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Businessweek's creative director uses covers to shake things up

Bloomberg Businessweek's controversial cover on the LDS Church isn't the magazine's first provocative cover illustration since Bloomberg hired creative director Richard Turley.

A cover on the topic of “The Infidelity Economy” featured a man’s bare legs with his pants and underwear around his ankles. Another on airline mergers portrayed two planes copulating. One that didn't make it to print in January was an illustration of a battered and bruised Mitt Romney, depicting his loss in the South Carolina primary.

In February, the Atlantic Wire did a Q&A with Turley and asked, “Let's be honest. Bloomberg Businessweek's gotten suprisingly edgy lately. What's up with that?”

Earlier this month, AdAge called Turley “the darling of the publishing design world" and displayed five of his favorite covers. About one on the IRS, Turley said, "Most of my work involves trying to turn the capitalist system against itself, but try not to tell anyone that."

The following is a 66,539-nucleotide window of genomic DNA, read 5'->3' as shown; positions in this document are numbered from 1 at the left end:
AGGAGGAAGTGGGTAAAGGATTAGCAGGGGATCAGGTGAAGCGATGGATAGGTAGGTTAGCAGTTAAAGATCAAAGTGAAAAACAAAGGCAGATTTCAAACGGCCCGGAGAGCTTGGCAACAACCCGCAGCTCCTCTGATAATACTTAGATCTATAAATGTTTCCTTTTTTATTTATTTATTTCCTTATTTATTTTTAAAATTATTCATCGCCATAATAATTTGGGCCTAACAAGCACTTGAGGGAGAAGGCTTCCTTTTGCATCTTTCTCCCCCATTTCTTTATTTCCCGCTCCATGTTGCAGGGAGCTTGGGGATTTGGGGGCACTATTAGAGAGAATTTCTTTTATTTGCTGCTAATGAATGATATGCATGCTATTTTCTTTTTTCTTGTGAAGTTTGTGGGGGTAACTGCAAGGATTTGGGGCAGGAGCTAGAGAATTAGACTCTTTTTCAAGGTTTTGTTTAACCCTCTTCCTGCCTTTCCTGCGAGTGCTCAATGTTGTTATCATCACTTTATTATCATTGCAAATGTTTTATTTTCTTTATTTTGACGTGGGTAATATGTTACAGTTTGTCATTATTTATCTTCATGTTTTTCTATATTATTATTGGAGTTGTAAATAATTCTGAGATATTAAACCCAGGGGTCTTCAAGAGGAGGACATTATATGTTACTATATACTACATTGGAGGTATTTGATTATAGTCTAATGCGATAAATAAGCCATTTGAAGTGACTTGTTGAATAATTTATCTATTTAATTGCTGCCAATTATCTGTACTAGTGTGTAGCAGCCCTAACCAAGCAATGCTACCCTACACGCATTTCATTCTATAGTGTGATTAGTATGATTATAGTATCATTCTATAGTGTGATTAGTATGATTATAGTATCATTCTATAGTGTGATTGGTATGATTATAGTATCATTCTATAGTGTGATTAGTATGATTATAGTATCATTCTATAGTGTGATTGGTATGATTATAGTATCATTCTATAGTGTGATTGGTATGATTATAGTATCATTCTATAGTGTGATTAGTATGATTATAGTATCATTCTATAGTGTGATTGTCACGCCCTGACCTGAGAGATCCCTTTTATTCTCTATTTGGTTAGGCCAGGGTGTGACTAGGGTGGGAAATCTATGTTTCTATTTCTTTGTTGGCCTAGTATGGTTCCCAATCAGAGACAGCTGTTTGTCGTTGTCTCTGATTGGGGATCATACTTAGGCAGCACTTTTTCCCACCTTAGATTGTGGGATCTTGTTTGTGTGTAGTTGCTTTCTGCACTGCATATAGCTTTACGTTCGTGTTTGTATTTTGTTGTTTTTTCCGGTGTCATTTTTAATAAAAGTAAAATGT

Businessweek art director Robert Vargas, who works for Turley, said in a video released on Bloomberg's iPad app that the cover is meant to portray what members of The Church of Jesus Christ of Latter-day Saints refer to as the First Vision. The video shows three other mockups of LDS images considered for this week's cover.

However, the image Turley's and Vargas' team settled on is not an image of the First Vision, but of a separate visitation by John the Baptist to early LDS Church leaders Joseph Smith and Oliver Cowdery. Both events are considered sacred by church members.

Matthew Philbin at thought the real target of this week's Businessweek article on LDS Church finances is Romney. He wrote that the cover, "should anger anyone who finds it low and, frankly, un-American, to attack a candidate — directly or indirectly — through his religion."

While multiple media outlets immediately predicted controversy Thursday when the cover on the LDS Church was released, and both journalism experts and religious leaders of many faiths criticized it, an expert on media and religion said it would pass quickly.

"The flap likely won't have repercussions for Businessweek beyond bad press for a news cycle," said Diane Winston, the Knight Chair in Media and Religion at the USC Annenberg School for Communication. "It also isn't likely to affect Romney's campaign," she said, "since most people will react to the article according to what they already think."